As childcare needs have evolved, LA Metro has persevered in seeking the best options for its employees within available resources. Before the Pathways LA partnership, LA Metro had partnered with a different third-party provider; with the new partnership, largely because of inflation, prices have risen and employees that transferred from one provider to the other were impacted by the change. Prices were already steep and employees felt the increase keenly. Another challenge has been the limitations of a single facility location: the fact that the center is close to LA Metro’s headquarters and central maintenance garage reduces travel and logistics for some parents, but not all Metro employees report to those locations. For LA Metro, a multi-pronged approach has been most successful.
Finding adequate childcare services is an imperative step in entering or re-entering the workforce, but it’s not easy for every parent. In the face of a widespread workforce shortage, if transit agencies are able to help parents with this step, it can help rebuild and maintain their workforce. These examples provide evidence that agencies of varied sizes across the county can find a childcare supportive service program that works for them. LA Metro found that neither subsidies nor self-administration of a childcare center was realistic for them, but partnerships with an established and trusted provider could further their employees’ access to childcare resources. On the other hand, Prairie Hills Transit, facing a childcare desert in their community, established their own center. Meanwhile, MTA and TWU Local found that cost, not availability, was the primary limiting factor for their employees, and they were able to address that challenge for many families. Other transit agencies can take similar steps, utilize their own unique resources, and learn from the challenges faced in these examples to facilitate access to childcare services for their employees, which in turn will contribute to a stronger and more reliable workforce.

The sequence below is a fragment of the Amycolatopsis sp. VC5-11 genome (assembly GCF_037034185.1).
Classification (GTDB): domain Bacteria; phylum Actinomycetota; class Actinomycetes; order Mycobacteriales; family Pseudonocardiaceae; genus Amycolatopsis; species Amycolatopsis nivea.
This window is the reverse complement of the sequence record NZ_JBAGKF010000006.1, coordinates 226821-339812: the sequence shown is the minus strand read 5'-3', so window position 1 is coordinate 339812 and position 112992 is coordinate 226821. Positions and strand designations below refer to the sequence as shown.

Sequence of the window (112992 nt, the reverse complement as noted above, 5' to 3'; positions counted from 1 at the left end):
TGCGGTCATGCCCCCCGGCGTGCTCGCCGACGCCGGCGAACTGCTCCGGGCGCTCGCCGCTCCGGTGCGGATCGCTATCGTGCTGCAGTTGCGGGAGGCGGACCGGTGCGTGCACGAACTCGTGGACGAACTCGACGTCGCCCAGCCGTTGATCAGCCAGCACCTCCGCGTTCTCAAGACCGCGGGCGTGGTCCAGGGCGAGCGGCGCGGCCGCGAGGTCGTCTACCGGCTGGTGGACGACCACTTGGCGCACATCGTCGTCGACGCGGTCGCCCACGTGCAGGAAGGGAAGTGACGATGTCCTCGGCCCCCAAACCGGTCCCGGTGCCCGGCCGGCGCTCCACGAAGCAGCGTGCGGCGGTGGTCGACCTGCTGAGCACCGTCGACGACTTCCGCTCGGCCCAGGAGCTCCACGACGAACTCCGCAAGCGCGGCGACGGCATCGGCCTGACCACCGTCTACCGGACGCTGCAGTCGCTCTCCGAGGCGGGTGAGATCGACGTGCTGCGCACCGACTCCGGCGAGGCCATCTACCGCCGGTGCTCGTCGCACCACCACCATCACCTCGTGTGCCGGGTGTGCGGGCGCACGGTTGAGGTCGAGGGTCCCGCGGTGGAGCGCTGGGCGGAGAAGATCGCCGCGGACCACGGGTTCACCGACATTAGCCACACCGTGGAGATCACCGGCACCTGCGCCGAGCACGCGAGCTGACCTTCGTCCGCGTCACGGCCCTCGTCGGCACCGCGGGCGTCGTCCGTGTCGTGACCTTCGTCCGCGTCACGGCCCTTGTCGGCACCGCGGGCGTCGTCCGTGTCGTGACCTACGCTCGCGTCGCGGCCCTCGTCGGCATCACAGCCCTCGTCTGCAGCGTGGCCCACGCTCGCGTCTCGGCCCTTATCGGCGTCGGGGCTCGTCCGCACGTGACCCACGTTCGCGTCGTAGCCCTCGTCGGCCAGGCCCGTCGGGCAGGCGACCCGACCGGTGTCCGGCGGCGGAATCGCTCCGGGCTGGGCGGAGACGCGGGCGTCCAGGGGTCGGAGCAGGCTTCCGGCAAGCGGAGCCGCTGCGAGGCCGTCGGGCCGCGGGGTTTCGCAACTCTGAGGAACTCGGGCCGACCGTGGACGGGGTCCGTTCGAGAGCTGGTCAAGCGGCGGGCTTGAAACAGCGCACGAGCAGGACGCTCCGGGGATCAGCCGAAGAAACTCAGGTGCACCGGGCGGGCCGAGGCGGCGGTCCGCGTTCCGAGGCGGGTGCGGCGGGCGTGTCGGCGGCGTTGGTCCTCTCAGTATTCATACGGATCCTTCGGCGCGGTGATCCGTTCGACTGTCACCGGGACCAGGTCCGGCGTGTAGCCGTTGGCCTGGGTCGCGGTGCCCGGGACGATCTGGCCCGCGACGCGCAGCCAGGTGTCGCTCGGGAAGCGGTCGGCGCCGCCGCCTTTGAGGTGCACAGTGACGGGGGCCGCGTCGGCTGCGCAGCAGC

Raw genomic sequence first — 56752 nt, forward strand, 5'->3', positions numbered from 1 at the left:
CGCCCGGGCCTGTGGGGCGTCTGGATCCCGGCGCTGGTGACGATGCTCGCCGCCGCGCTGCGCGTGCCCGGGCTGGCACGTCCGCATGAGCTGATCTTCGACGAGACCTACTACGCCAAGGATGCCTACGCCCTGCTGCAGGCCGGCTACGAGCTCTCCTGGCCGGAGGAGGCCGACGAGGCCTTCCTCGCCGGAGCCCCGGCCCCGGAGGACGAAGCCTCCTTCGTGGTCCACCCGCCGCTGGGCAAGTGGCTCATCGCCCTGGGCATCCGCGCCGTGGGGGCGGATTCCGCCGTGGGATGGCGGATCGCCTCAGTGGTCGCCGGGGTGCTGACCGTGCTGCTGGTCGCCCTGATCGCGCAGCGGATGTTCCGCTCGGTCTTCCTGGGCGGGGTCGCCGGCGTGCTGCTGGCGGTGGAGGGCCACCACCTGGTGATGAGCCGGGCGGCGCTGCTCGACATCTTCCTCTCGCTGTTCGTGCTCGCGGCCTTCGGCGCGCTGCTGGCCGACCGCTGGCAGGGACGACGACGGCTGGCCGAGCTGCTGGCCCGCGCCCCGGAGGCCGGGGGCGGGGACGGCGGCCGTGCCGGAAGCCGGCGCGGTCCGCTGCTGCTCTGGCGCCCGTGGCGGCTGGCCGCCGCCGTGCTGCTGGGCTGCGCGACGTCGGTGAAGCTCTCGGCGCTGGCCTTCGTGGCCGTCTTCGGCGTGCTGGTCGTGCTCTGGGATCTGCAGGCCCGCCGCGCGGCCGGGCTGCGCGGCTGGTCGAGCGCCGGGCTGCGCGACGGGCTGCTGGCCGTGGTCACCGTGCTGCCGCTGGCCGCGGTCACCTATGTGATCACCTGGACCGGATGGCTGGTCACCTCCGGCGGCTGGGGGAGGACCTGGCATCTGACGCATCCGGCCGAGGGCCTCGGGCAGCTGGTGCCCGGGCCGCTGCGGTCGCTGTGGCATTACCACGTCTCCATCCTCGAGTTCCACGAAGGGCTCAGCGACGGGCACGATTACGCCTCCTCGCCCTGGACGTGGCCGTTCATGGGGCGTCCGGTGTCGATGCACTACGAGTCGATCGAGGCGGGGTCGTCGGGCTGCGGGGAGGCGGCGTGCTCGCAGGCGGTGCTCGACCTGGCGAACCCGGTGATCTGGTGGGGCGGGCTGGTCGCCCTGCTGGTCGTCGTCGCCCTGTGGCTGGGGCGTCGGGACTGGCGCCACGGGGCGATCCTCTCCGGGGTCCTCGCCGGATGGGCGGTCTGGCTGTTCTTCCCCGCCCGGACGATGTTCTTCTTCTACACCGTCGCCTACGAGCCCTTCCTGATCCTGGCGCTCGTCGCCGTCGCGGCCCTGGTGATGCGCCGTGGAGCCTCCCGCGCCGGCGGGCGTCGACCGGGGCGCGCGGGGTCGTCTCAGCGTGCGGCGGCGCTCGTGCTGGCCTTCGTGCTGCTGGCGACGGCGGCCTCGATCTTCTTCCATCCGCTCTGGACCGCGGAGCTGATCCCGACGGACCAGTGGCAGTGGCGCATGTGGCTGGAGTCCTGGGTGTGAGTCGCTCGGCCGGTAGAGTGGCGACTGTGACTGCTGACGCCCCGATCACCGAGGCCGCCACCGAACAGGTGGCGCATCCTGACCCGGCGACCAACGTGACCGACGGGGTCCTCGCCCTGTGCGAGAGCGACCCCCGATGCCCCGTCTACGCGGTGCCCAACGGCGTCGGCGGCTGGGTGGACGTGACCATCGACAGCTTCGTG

Summary of MTA/TWU Local 100, Prairie Hills Transit, and LA Metro Childcare Programs
For more information on these programs, contact:
- Barb Cline, Prairie Hills Transit: email@example.com
- Jodi Stewart, LA Metro: firstname.lastname@example.org
- Shayna Gleason, TWC: email@example.com